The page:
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Cambodian Opposition Leader Says Europe Considering Sanctions


President of the opposition Cambodia National Rescue Party Sam Rainsy is in VOA studio in Washington as a guest for special Hello VOA on Wednesday February 4, 2016. (Soeung Sophat/VOA Khmer)

President of the opposition Cambodia National Rescue Party Sam Rainsy is in VOA studio in Washington as a guest for special Hello VOA on Wednesday February 4, 2016. (Soeung Sophat/VOA Khmer)

Rainsy said he had raised the recent killing of prominent government critic Kem Ley which many in Cambodia believe was a state-sponsored killing.

Self-exiled opposition leader Sam Rainsy is lobbying the European Parliament (EP) to impose measures on Cambodia in the wake of a concerted government crackdown on dissent and the murder of a prominent government critic last week.

Speaking to VOA Khmer after he gave testimony to the European Parliament, Rainsy said that he hoped Europe would follow up on an earlier pledge to link improvements in the human rights situation in Cambodia to its aid program with further sanctions.

He said he understood that sanctions could be placed on individuals linked to crimes including murder and crimes against the environment. The EP is also reportedly considering freezing the finances of those in question.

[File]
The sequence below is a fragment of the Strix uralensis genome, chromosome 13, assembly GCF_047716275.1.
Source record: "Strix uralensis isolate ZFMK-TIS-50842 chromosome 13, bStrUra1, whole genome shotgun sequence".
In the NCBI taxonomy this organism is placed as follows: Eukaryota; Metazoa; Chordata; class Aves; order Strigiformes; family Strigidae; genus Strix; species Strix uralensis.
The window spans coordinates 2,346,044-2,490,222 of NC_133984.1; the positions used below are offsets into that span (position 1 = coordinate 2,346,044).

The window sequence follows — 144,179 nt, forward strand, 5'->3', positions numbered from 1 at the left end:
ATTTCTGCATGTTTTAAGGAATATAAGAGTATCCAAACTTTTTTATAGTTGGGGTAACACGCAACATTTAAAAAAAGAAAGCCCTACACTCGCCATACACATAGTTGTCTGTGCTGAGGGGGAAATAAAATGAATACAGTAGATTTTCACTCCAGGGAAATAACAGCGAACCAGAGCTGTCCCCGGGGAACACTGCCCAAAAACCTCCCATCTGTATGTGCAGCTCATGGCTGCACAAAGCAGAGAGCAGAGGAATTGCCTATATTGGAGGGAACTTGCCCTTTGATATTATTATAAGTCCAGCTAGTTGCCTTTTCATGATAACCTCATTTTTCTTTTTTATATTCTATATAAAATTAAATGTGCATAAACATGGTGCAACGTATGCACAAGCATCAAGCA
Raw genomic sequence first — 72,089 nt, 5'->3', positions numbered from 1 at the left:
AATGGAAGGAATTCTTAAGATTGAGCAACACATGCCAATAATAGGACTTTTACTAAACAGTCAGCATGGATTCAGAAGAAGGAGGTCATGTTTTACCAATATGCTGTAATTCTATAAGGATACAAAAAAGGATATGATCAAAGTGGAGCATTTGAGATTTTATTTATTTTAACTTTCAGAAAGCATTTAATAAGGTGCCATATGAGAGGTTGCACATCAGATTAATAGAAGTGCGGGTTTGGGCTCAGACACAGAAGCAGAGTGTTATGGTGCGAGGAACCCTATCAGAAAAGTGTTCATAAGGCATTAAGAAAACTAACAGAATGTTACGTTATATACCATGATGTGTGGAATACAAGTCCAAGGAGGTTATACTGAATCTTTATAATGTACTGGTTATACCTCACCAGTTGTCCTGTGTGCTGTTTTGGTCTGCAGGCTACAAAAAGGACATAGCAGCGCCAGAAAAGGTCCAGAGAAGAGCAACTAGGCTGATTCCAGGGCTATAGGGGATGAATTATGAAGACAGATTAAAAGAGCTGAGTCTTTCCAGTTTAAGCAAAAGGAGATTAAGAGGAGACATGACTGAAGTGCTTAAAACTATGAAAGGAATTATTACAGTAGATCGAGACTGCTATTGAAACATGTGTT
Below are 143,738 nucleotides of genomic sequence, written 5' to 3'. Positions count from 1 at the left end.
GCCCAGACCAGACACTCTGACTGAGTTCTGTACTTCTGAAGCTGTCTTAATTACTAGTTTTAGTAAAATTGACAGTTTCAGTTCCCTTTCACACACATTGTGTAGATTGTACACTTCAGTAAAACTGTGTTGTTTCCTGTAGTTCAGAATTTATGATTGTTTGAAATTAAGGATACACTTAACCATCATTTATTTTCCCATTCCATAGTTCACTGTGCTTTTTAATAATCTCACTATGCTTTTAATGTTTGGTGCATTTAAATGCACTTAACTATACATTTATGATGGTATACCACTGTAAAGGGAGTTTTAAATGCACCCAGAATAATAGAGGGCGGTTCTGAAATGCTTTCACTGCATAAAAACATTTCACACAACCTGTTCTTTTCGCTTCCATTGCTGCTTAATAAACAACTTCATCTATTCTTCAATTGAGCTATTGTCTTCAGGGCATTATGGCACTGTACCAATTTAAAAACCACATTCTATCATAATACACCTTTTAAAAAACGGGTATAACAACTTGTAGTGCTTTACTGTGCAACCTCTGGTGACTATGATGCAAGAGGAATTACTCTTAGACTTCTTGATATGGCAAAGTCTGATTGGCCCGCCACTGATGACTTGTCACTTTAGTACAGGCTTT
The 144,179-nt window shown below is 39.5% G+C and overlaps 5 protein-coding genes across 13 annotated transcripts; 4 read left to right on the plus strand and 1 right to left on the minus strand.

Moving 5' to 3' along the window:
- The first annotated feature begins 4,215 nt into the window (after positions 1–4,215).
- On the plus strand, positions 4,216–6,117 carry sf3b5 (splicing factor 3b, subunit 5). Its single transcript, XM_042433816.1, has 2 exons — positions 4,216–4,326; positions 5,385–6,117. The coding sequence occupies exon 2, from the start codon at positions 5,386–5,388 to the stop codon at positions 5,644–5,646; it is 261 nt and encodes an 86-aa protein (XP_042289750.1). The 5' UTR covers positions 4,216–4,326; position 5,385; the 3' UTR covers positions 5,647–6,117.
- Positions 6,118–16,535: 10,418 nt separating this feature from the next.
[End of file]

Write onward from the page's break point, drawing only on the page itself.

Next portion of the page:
“The actions would target individuals and some people who were identified as involved with crimes; not only killing of the people, but also illegal logging crimes and suppressing garment workers,” Rainsy said.

“Now they are investigating to find out who is responsible for committing serious wrongdoing for the situation in Cambodia today.”

“They are considering implementing special actions that have never happened before in order to push the authorities in Cambodia to change and stop suppressing innocent people,” he added.

Rainsy said he had raised the recent killing of prominent government critic Kem Ley with members of the European Parliament, which many in Cambodia believe was a state-sponsored killing.

He went on to say that the European politicians had expressed their desire to see free and transparent elections held in Cambodia in the coming years.

“The only way to bring peaceful change and democracy is through holding elections,” he said.

“If Cambodia does not organize equal access for all the party leaders, then the election is not fair and it is not acceptable,” he said, referring to outstanding charges against the CNRP’s deputy leader Kem Sokha and a two-year sentence for defamation that drove him into self-imposed exile.

“A government that does not have such an election will not be recognized and will not be legitimate in Cambodia,” Rainsy said. “They [the EU] will make a warning about legitimacy, which is very important as dictators also crave legitimacy.”

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